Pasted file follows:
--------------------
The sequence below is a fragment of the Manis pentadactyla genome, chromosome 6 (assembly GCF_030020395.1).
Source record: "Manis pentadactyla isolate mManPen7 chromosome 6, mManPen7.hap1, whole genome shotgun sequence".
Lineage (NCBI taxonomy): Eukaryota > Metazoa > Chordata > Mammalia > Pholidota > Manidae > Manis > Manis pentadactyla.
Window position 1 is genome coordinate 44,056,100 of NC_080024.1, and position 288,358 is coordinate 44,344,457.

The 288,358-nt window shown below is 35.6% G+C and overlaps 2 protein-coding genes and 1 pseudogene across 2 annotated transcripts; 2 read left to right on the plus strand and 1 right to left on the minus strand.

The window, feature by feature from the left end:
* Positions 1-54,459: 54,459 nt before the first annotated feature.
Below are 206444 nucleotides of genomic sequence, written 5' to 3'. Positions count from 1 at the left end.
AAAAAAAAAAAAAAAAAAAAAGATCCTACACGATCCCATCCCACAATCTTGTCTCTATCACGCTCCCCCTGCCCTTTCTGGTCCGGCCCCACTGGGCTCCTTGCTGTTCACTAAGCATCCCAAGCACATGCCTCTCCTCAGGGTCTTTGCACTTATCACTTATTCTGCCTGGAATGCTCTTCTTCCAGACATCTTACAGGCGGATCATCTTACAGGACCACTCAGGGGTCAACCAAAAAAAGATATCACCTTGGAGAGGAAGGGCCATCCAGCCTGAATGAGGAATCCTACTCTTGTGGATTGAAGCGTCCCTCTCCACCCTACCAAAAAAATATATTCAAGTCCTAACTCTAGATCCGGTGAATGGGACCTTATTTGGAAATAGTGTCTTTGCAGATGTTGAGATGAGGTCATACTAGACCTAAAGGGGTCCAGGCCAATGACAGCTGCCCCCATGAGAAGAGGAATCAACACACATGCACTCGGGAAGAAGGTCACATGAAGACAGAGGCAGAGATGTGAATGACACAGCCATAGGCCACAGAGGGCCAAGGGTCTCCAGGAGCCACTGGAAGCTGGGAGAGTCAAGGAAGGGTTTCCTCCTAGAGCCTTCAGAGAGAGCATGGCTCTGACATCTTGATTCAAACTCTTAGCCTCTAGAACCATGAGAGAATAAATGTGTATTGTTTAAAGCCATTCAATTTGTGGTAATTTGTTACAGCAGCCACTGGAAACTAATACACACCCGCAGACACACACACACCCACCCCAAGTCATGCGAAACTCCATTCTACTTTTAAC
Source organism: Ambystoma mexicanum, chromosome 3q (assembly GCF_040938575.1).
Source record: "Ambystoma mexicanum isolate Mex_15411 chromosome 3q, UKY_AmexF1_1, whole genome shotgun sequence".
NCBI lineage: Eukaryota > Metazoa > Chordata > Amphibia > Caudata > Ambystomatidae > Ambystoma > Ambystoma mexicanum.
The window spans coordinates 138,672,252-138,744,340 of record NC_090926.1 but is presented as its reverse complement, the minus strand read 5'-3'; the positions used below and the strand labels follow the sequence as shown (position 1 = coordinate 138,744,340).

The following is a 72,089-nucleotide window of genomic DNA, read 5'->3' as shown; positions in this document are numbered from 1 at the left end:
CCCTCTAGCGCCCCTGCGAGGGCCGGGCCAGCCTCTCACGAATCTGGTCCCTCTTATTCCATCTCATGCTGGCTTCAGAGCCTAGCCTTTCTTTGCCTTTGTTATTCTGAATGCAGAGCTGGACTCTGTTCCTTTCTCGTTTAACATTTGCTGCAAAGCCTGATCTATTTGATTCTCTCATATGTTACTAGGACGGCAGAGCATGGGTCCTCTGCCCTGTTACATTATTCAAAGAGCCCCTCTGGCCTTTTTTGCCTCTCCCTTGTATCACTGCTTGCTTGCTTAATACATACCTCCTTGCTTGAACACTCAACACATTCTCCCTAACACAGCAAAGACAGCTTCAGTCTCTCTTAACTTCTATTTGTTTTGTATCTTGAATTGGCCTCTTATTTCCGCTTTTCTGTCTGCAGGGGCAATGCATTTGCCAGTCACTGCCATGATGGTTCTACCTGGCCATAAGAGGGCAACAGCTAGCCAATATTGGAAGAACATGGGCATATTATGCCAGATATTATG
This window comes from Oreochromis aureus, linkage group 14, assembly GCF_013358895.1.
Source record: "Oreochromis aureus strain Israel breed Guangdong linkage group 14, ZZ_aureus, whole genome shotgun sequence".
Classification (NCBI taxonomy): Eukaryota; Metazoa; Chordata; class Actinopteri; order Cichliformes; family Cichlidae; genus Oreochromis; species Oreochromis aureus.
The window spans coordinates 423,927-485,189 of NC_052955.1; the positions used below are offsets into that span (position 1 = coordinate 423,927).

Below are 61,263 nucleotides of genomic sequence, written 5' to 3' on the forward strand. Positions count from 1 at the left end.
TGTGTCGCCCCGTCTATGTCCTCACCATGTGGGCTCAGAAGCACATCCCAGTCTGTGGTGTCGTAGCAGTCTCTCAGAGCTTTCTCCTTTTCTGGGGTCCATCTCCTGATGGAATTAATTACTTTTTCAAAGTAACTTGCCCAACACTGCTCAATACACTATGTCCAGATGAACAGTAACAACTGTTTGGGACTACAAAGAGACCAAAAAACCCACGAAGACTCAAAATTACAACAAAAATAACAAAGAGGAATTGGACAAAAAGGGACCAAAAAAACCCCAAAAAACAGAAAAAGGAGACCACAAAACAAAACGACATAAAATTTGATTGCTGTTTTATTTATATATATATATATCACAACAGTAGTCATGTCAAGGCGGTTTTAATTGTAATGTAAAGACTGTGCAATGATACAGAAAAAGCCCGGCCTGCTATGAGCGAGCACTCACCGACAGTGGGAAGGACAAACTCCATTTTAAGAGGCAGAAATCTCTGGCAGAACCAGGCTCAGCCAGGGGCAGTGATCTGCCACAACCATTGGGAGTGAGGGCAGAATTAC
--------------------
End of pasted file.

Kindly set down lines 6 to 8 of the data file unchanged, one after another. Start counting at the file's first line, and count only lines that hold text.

The window, feature by feature from the left end:
* Positions 1-54,459: 54,459 nt before the first annotated feature.
Below are 206444 nucleotides of genomic sequence, written 5' to 3'. Positions count from 1 at the left end.